Moon, Spica, and Venus

StarDate: November 13, 2009

You are missing some Flash content that should appear here! Perhaps your browser cannot display it, or maybe it did not initialize correctly.

audio/mpeg icon

The crescent Moon is one of the most beautiful sights in the night sky all on its own. It's low in the sky, so it's usually colored orange or gold. And "earthshine" illuminates the dark part of the disk with a ghostly glow.

But it's especially beautiful when it teams up with a bright star or planet. And early tomorrow, it teams up with both.

As the Moon clears the eastern horizon a couple of hours before sunrise, Spica is just to its upper left. It's one of the brightest stars in the night sky, so it's hard to miss.

Spica's most often associated with spring and summer, because that's when it appears in the evening sky. But it's actually in view at some time of night throughout most of the year. The only time we can't see Spica is in October, when the Sun passes by it. But by early November, it's back in view in the early morning sky, as it is now.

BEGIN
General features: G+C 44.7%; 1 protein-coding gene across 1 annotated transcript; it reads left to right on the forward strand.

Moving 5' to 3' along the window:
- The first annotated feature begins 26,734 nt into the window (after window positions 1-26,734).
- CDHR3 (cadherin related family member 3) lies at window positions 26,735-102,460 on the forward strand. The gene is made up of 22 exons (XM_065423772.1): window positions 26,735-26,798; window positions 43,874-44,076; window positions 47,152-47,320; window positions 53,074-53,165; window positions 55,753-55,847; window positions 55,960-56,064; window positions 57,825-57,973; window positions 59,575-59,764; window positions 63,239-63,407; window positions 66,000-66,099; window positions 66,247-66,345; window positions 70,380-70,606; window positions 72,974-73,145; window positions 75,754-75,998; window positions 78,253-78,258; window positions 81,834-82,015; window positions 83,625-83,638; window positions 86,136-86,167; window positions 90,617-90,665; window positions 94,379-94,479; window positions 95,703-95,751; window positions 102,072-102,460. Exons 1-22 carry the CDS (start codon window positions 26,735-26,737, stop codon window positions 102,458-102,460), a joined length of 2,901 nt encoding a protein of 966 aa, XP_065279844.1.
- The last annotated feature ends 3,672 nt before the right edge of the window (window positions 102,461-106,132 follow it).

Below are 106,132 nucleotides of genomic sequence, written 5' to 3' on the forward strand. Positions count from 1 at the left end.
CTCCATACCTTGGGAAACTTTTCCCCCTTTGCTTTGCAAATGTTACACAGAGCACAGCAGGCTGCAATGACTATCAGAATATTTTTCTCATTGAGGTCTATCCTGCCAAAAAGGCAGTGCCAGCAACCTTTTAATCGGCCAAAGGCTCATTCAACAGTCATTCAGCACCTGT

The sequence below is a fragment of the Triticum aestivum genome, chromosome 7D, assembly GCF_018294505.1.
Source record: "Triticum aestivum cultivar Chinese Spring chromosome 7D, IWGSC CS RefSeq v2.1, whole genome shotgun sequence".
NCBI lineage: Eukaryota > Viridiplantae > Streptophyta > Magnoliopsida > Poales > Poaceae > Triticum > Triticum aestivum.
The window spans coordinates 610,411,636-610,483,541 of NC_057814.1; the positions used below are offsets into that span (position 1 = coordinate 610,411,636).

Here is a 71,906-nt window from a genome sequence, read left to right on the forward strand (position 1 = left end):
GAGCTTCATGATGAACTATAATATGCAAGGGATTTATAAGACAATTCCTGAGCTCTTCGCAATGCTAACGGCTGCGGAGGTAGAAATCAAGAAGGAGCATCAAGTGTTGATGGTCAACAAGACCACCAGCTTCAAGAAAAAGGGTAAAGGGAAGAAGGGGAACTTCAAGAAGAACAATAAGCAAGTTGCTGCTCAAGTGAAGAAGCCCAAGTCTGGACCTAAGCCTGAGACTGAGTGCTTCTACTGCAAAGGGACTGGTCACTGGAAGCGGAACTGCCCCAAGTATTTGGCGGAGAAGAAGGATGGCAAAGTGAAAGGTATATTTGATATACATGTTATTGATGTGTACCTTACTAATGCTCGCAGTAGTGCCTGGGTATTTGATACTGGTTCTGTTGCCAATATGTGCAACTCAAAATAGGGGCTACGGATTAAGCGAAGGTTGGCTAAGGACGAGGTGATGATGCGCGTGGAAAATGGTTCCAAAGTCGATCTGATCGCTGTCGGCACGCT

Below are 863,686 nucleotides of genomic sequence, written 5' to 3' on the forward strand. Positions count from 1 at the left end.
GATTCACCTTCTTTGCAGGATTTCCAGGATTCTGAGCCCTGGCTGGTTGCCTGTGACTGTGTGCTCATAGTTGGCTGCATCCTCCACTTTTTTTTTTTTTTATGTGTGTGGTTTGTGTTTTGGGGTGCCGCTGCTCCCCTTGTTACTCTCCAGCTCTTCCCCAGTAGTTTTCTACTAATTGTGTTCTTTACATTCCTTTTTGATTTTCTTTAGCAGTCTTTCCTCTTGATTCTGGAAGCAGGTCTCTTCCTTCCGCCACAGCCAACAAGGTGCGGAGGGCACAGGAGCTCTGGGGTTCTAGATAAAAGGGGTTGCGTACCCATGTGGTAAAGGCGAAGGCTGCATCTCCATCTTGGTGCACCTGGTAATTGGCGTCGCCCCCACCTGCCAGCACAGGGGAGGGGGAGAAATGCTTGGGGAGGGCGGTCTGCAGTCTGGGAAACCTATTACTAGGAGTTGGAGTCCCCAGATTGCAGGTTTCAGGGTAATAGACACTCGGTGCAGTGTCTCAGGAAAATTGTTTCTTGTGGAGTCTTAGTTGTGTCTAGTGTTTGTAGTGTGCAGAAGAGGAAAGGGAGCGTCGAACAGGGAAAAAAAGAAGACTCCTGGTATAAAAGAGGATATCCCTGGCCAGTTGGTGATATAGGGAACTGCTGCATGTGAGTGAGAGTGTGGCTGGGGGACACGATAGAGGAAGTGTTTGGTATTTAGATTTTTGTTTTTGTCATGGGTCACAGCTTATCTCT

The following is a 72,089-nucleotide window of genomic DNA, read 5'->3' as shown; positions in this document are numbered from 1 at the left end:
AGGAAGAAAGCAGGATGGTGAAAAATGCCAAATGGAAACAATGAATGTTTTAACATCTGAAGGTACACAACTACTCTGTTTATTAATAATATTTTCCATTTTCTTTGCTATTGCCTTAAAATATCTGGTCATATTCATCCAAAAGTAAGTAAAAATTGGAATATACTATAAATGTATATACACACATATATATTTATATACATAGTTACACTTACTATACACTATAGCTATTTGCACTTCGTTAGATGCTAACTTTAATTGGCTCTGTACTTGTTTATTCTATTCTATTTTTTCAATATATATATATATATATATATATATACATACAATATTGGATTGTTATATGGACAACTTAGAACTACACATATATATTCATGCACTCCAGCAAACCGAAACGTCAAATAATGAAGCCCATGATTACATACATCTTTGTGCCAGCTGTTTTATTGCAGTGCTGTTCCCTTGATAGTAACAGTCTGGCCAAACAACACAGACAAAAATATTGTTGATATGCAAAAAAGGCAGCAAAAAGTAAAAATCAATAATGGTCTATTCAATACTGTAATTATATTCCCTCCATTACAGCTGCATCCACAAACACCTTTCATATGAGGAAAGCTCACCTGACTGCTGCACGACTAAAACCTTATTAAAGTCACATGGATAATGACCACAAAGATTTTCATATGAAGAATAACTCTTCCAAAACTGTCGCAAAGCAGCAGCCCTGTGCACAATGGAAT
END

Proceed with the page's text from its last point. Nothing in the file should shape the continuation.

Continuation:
Over the months, Spica will rise about four minutes earlier each night, so it'll climb higher into the sky each morning.

As the dawn begins to color the sky, the planet Venus rises below the Moon and Spica. It's the brightest object in the night sky after the Moon itself. But it's so low that it could be tough to find -- buildings or trees along the horizon will eclipse it. And you don't have long to look for Venus -- the rising Sun will quickly blot it from view.

Again, look for Spica quite near the Moon at first light tomorrow, with Venus below them.

Script by Damond Benningfield, Copyright 2009

For more skywatching tips, astronomy news, and much more, read StarDate magazine.

The one constant in the Universe: StarDate magazine


©2014 The University of Texas McDonald Observatory